I’ve been writing about the similarities between engaging in an effective work search and conducting a research study since… well, last week. In that post, I outlined a few operational definitions that I’ve found to be helpful perspective-shifters for those seeking jobs. Today, I want to discuss another essential step in the research process—arguably the most important step—that sheds additional light on the process of job seeking: the research question.
Okay, so if I had thought this whole thing through a little more carefully, I probably would have written about the research question before I wrote about operational definitions, but it was only after last week’s post that I decided to try to make a series out of this idea. The order should be reversed: a solid research question is the absolute first thing that researchers need in order to get their study off the ground, with defining variables being the next step. (I do hope you’ll forgive me.)
There’s nothing complicated about a research question; it simply sets out that which the research will investigate. It is the question that the study hopes to answer, or at least to contribute to an eventual answer. The question can be broad and aimed toward exploration—most likely lending itself toward qualitative research—just as it can be narrow and geared at explanation, in which case a quantitative design is more likely warranted.
The important thing is that the nature of the question—exactly what is being asked, and how it’s being asked—fundamentally affects whatever answers you might uncover. As we’re about to find out, the same is true in the realm of career exploration. For example, let’s say you wanted to do research on student stress around midterm season. You could formulate a question like, “What are the contributing factors to student stress during midterms at Canadian post-secondary institutions?” Or, you could ask something like, “To what extent does stress affect performance on midterms among Canadian post-secondary students?” Finally, you could also ask something like, “How do university students experience stress during exam periods?”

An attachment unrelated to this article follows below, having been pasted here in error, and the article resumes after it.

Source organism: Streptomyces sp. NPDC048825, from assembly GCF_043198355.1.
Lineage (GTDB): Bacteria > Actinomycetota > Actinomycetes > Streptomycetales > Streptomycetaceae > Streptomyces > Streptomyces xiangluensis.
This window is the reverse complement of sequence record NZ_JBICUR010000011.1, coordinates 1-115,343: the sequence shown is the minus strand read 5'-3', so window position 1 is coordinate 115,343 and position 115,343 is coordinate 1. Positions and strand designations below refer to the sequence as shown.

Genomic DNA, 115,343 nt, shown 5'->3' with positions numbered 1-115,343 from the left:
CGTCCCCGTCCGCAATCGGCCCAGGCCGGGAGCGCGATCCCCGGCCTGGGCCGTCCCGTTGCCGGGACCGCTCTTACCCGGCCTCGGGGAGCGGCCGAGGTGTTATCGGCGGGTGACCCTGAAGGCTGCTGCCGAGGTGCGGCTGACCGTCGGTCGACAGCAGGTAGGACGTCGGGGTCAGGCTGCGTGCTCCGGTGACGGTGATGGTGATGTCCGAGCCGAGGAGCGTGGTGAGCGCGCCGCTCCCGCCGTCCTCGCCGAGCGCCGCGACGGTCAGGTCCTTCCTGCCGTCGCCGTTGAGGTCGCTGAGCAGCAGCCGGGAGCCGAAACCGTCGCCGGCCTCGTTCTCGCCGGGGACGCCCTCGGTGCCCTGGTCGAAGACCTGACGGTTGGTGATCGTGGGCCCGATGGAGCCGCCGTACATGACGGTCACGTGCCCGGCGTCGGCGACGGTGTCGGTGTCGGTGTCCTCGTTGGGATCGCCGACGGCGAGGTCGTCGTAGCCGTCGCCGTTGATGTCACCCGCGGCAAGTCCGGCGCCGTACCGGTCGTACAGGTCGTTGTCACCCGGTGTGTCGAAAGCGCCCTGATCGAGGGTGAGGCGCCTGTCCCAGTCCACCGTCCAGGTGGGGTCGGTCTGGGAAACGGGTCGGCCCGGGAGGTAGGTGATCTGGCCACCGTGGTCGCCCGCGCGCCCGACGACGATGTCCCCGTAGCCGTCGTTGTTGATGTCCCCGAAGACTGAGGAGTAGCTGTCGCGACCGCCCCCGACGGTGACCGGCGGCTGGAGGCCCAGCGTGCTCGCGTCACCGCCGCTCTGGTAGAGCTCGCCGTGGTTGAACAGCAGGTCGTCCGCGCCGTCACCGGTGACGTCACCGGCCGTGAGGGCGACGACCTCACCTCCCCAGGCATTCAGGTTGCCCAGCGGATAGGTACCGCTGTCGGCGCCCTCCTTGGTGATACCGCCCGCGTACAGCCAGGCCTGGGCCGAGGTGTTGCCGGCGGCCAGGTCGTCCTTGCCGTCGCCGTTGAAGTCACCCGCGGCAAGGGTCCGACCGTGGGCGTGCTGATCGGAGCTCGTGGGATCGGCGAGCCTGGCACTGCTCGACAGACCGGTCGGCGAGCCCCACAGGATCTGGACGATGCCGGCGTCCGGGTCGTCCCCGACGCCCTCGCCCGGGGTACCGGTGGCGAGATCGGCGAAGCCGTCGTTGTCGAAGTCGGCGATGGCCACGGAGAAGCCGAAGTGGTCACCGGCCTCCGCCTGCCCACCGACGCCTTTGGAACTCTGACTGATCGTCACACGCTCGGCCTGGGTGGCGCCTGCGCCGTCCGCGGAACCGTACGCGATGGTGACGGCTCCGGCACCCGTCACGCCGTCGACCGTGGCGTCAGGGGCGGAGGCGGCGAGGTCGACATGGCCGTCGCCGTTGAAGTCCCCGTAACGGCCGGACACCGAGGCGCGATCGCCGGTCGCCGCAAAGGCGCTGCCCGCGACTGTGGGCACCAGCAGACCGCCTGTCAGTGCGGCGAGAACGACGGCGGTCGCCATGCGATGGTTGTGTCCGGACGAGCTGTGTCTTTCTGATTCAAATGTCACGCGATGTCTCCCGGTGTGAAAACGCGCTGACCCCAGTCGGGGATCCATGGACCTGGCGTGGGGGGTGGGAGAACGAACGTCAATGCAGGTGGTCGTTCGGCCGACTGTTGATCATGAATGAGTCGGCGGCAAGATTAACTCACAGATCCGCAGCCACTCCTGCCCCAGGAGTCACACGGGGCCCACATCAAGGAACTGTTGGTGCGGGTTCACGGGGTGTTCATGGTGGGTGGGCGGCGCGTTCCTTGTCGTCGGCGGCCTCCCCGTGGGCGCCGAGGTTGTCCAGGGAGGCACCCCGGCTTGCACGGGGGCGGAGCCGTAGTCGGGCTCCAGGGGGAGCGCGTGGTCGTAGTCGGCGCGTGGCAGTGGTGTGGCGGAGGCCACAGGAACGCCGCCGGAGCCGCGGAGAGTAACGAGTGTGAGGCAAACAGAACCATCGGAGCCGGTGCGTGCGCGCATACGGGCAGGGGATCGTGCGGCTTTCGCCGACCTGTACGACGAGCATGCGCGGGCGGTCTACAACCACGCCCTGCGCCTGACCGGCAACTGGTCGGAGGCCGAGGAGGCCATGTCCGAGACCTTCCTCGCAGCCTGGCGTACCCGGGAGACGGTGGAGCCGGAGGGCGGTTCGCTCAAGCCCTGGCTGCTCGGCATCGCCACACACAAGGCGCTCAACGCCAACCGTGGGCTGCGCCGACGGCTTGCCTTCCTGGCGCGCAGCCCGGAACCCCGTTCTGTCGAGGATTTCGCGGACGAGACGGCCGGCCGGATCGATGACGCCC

Both the process and the results of the above three studies will vary greatly, even though they’re all studying the same phenomenon: student stress during midterms.
So, here’s the question this article is hoping to answer: what does this mean for your career exploration and job search?
It’s simple, really. Just as researchers need a question to get them started on designing and implementing their study, anyone interested in career development needs a question to inspire the thoughts and actions they take toward their exploration efforts. Here are a few questions that students have shared with me:
How do I get out of retail?
How do I find something I like?
What direction to go in?
How do I believe in myself?
What options are out there that use my degree?
What are some other things that I would be good at?
Who am I?
What do I want to do?
Where can I go from here with my BA?
….And the ever-popular:
What am I going to do with my life?
Believe it or not, these questions are all associated with slightly different thoughts and actions. Even the difference between using the words how and what is significant. As you can probably tell from looking at some of the above questions, some are more goal-motivated than others, some are more exploratory, and some are more action-oriented.
Knowing what you’re looking for makes it that much easier to recognize when you come across it. Asking the right question(s) provides you with the structure you need to figure out what you’re looking for.
In a similar way, asking appropriate questions in your job search allows you to work on things like resumes, cover letters and interviews more effectively. If nothing else, give some thought to “How do I fit with this organization?” and “What contributions can I make in this position?”
Before you jump in looking for answers, know what your question is.